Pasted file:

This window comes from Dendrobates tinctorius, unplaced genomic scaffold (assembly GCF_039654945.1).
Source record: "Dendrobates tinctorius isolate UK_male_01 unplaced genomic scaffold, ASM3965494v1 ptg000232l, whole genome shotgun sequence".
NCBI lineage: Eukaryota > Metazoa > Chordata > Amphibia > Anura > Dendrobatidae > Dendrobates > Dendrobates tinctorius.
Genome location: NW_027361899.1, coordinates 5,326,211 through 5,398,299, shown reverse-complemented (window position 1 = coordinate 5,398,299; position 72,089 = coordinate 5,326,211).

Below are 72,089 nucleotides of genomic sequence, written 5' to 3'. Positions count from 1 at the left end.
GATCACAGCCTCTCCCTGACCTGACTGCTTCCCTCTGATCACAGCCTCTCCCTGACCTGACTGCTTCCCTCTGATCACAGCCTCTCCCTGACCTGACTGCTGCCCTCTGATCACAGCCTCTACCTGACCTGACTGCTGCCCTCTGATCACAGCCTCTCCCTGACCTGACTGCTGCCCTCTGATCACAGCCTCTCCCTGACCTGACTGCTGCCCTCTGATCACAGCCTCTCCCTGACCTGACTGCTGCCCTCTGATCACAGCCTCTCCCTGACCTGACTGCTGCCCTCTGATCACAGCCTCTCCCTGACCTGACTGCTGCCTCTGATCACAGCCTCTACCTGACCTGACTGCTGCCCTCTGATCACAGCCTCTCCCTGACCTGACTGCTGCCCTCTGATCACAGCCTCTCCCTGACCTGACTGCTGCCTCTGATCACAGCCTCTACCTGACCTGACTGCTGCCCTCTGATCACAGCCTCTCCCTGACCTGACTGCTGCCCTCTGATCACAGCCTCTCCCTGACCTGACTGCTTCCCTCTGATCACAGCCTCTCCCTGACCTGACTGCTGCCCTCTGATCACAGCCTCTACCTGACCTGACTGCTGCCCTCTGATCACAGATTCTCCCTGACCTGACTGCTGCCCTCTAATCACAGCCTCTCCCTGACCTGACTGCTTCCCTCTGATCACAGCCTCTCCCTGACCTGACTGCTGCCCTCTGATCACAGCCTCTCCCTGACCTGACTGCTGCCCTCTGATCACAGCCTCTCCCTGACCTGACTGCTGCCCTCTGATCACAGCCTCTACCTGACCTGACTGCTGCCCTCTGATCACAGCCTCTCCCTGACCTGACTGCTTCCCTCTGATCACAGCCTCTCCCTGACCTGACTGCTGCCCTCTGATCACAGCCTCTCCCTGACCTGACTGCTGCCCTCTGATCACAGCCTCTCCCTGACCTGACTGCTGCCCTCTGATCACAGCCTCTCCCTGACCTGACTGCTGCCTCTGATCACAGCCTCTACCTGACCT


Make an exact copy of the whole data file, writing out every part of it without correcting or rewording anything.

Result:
This window comes from Dendrobates tinctorius, unplaced genomic scaffold (assembly GCF_039654945.1).
Source record: "Dendrobates tinctorius isolate UK_male_01 unplaced genomic scaffold, ASM3965494v1 ptg000232l, whole genome shotgun sequence".
NCBI lineage: Eukaryota > Metazoa > Chordata > Amphibia > Anura > Dendrobatidae > Dendrobates > Dendrobates tinctorius.
Genome location: NW_027361899.1, coordinates 5,326,211 through 5,398,299, shown reverse-complemented (window position 1 = coordinate 5,398,299; position 72,089 = coordinate 5,326,211).

Below are 72,089 nucleotides of genomic sequence, written 5' to 3'. Positions count from 1 at the left end.
GATCACAGCCTCTCCCTGACCTGACTGCTTCCCTCTGATCACAGCCTCTCCCTGACCTGACTGCTTCCCTCTGATCACAGCCTCTCCCTGACCTGACTGCTGCCCTCTGATCACAGCCTCTACCTGACCTGACTGCTGCCCTCTGATCACAGCCTCTCCCTGACCTGACTGCTGCCCTCTGATCACAGCCTCTCCCTGACCTGACTGCTGCCCTCTGATCACAGCCTCTCCCTGACCTGACTGCTGCCCTCTGATCACAGCCTCTCCCTGACCTGACTGCTGCCCTCTGATCACAGCCTCTCCCTGACCTGACTGCTGCCTCTGATCACAGCCTCTACCTGACCTGACTGCTGCCCTCTGATCACAGCCTCTCCCTGACCTGACTGCTGCCCTCTGATCACAGCCTCTCCCTGACCTGACTGCTGCCTCTGATCACAGCCTCTACCTGACCTGACTGCTGCCCTCTGATCACAGCCTCTCCCTGACCTGACTGCTGCCCTCTGATCACAGCCTCTCCCTGACCTGACTGCTTCCCTCTGATCACAGCCTCTCCCTGACCTGACTGCTGCCCTCTGATCACAGCCTCTACCTGACCTGACTGCTGCCCTCTGATCACAGATTCTCCCTGACCTGACTGCTGCCCTCTAATCACAGCCTCTCCCTGACCTGACTGCTTCCCTCTGATCACAGCCTCTCCCTGACCTGACTGCTGCCCTCTGATCACAGCCTCTCCCTGACCTGACTGCTGCCCTCTGATCACAGCCTCTCCCTGACCTGACTGCTGCCCTCTGATCACAGCCTCTACCTGACCTGACTGCTGCCCTCTGATCACAGCCTCTCCCTGACCTGACTGCTTCCCTCTGATCACAGCCTCTCCCTGACCTGACTGCTGCCCTCTGATCACAGCCTCTCCCTGACCTGACTGCTGCCCTCTGATCACAGCCTCTCCCTGACCTGACTGCTGCCCTCTGATCACAGCCTCTCCCTGACCTGACTGCTGCCTCTGATCACAGCCTCTACCTGACCT